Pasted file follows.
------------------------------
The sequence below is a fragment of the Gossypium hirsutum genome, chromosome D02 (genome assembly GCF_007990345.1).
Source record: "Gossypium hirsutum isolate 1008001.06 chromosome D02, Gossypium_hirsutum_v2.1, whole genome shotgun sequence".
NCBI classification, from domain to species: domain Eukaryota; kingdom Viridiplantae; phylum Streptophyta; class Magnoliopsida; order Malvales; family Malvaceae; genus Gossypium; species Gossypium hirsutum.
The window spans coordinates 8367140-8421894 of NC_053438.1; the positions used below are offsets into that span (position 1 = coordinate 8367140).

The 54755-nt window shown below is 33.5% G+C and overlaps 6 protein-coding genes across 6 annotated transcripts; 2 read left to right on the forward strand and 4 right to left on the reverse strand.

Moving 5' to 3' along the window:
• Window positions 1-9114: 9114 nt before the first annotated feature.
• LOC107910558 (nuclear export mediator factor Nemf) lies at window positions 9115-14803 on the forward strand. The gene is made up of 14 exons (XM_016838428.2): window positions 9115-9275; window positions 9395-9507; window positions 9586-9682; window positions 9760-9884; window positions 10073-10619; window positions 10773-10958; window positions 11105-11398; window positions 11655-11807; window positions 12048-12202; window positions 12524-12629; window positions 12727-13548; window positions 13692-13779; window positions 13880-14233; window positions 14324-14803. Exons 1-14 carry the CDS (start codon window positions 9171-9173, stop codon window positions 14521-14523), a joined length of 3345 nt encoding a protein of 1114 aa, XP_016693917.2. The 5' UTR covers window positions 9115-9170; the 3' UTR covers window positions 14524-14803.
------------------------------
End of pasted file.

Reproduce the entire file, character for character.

The sequence below is a fragment of the Gossypium hirsutum genome, chromosome D02 (genome assembly GCF_007990345.1).
Source record: "Gossypium hirsutum isolate 1008001.06 chromosome D02, Gossypium_hirsutum_v2.1, whole genome shotgun sequence".
NCBI classification, from domain to species: domain Eukaryota; kingdom Viridiplantae; phylum Streptophyta; class Magnoliopsida; order Malvales; family Malvaceae; genus Gossypium; species Gossypium hirsutum.
The window spans coordinates 8367140-8421894 of NC_053438.1; the positions used below are offsets into that span (position 1 = coordinate 8367140).

The 54755-nt window shown below is 33.5% G+C and overlaps 6 protein-coding genes across 6 annotated transcripts; 2 read left to right on the forward strand and 4 right to left on the reverse strand.

Moving 5' to 3' along the window:
• Window positions 1-9114: 9114 nt before the first annotated feature.
• LOC107910558 (nuclear export mediator factor Nemf) lies at window positions 9115-14803 on the forward strand. The gene is made up of 14 exons (XM_016838428.2): window positions 9115-9275; window positions 9395-9507; window positions 9586-9682; window positions 9760-9884; window positions 10073-10619; window positions 10773-10958; window positions 11105-11398; window positions 11655-11807; window positions 12048-12202; window positions 12524-12629; window positions 12727-13548; window positions 13692-13779; window positions 13880-14233; window positions 14324-14803. Exons 1-14 carry the CDS (start codon window positions 9171-9173, stop codon window positions 14521-14523), a joined length of 3345 nt encoding a protein of 1114 aa, XP_016693917.2. The 5' UTR covers window positions 9115-9170; the 3' UTR covers window positions 14524-14803.